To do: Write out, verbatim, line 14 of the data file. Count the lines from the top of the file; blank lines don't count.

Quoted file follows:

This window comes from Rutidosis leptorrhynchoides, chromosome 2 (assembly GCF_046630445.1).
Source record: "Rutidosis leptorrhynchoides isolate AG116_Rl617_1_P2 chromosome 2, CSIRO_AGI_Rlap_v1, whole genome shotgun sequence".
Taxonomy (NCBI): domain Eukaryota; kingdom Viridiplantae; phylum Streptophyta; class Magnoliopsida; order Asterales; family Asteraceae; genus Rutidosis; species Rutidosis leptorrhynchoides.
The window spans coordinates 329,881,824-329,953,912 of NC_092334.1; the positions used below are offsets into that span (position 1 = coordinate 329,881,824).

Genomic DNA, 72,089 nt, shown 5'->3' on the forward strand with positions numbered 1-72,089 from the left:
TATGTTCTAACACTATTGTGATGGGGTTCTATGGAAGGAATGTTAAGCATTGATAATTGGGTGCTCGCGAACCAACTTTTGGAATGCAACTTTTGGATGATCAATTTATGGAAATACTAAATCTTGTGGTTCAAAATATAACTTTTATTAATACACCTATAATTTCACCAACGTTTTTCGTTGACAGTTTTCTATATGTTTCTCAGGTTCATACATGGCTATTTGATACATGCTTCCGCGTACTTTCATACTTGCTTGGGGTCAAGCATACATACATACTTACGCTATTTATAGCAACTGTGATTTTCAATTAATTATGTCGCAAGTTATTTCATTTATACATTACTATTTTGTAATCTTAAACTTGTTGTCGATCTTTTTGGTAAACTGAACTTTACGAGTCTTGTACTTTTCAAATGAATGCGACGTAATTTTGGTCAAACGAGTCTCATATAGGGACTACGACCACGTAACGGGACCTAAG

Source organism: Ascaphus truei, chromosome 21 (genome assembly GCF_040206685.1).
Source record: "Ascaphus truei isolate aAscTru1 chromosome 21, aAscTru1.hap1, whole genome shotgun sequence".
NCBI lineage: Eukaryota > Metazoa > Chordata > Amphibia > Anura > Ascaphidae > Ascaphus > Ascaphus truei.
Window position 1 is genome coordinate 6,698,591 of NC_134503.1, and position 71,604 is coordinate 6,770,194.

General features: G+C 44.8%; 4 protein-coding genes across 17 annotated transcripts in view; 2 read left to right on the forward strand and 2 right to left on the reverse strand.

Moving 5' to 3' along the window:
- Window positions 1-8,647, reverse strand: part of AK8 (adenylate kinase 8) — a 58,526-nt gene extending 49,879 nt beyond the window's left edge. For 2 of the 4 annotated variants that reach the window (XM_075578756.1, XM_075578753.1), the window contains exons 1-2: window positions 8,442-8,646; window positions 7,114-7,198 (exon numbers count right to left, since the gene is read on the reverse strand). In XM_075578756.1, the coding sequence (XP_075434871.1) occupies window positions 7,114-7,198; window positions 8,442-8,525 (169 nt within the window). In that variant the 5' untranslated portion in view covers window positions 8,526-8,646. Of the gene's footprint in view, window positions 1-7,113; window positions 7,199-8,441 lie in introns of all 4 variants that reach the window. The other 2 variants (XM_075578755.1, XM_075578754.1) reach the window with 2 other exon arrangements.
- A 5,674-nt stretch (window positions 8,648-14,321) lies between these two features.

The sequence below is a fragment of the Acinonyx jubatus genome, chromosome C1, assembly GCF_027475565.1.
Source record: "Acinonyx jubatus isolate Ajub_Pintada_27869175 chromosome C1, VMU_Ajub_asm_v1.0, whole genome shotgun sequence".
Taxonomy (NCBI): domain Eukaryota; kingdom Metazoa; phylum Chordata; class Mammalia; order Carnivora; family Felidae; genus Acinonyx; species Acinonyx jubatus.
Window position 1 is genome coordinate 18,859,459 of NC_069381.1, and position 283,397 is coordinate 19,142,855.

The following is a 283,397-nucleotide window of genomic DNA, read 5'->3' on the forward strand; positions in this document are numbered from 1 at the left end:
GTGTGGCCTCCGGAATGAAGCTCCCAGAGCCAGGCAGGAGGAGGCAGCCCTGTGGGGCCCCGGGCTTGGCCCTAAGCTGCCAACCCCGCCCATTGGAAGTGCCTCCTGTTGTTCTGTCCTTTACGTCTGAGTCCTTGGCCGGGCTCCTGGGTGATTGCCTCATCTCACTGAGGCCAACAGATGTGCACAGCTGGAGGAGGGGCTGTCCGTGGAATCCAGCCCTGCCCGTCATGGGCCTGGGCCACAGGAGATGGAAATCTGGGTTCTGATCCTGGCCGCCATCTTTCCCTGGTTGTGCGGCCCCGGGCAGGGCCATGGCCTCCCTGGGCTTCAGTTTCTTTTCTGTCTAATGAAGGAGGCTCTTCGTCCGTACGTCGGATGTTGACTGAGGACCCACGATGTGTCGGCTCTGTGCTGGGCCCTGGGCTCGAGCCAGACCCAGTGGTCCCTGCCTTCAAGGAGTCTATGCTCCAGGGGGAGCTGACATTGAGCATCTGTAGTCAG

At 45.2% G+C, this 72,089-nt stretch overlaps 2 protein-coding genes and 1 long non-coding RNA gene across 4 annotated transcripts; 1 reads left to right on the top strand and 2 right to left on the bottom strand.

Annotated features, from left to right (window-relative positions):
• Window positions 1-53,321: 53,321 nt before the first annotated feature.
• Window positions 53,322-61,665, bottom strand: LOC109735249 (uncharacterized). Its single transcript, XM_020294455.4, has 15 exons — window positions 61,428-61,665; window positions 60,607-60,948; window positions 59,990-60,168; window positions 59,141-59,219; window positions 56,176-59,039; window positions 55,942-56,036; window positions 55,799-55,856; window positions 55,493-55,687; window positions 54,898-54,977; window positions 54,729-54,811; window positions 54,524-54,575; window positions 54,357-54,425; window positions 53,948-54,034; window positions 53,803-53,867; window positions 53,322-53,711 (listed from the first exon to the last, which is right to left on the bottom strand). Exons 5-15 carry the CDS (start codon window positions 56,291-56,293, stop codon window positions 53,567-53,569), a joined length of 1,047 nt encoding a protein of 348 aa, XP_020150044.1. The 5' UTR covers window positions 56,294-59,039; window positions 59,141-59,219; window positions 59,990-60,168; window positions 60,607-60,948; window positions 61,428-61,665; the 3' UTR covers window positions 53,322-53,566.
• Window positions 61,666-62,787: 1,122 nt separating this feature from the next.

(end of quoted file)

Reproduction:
- A 5,674-nt stretch (window positions 8,648-14,321) lies between these two features.